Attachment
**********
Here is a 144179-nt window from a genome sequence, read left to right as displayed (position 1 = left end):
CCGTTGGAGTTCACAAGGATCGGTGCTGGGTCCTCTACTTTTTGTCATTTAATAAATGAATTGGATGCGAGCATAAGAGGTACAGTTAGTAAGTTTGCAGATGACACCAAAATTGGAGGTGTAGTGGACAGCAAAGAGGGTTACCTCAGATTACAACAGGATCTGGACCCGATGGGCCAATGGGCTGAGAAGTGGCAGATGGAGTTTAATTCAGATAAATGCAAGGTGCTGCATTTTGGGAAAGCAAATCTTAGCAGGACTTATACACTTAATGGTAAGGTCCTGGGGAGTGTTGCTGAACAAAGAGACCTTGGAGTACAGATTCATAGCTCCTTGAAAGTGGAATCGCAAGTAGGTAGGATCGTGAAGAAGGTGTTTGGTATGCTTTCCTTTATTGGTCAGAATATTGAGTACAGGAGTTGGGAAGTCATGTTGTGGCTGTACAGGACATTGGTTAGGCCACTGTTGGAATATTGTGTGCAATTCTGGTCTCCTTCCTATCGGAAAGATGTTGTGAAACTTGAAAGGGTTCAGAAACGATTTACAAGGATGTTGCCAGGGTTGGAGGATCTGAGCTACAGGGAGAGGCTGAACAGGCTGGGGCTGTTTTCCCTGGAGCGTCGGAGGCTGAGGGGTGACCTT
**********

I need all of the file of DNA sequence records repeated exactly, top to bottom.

Here is a 144179-nt window from a genome sequence, read left to right as displayed (position 1 = left end):
CCGTTGGAGTTCACAAGGATCGGTGCTGGGTCCTCTACTTTTTGTCATTTAATAAATGAATTGGATGCGAGCATAAGAGGTACAGTTAGTAAGTTTGCAGATGACACCAAAATTGGAGGTGTAGTGGACAGCAAAGAGGGTTACCTCAGATTACAACAGGATCTGGACCCGATGGGCCAATGGGCTGAGAAGTGGCAGATGGAGTTTAATTCAGATAAATGCAAGGTGCTGCATTTTGGGAAAGCAAATCTTAGCAGGACTTATACACTTAATGGTAAGGTCCTGGGGAGTGTTGCTGAACAAAGAGACCTTGGAGTACAGATTCATAGCTCCTTGAAAGTGGAATCGCAAGTAGGTAGGATCGTGAAGAAGGTGTTTGGTATGCTTTCCTTTATTGGTCAGAATATTGAGTACAGGAGTTGGGAAGTCATGTTGTGGCTGTACAGGACATTGGTTAGGCCACTGTTGGAATATTGTGTGCAATTCTGGTCTCCTTCCTATCGGAAAGATGTTGTGAAACTTGAAAGGGTTCAGAAACGATTTACAAGGATGTTGCCAGGGTTGGAGGATCTGAGCTACAGGGAGAGGCTGAACAGGCTGGGGCTGTTTTCCCTGGAGCGTCGGAGGCTGAGGGGTGACCTT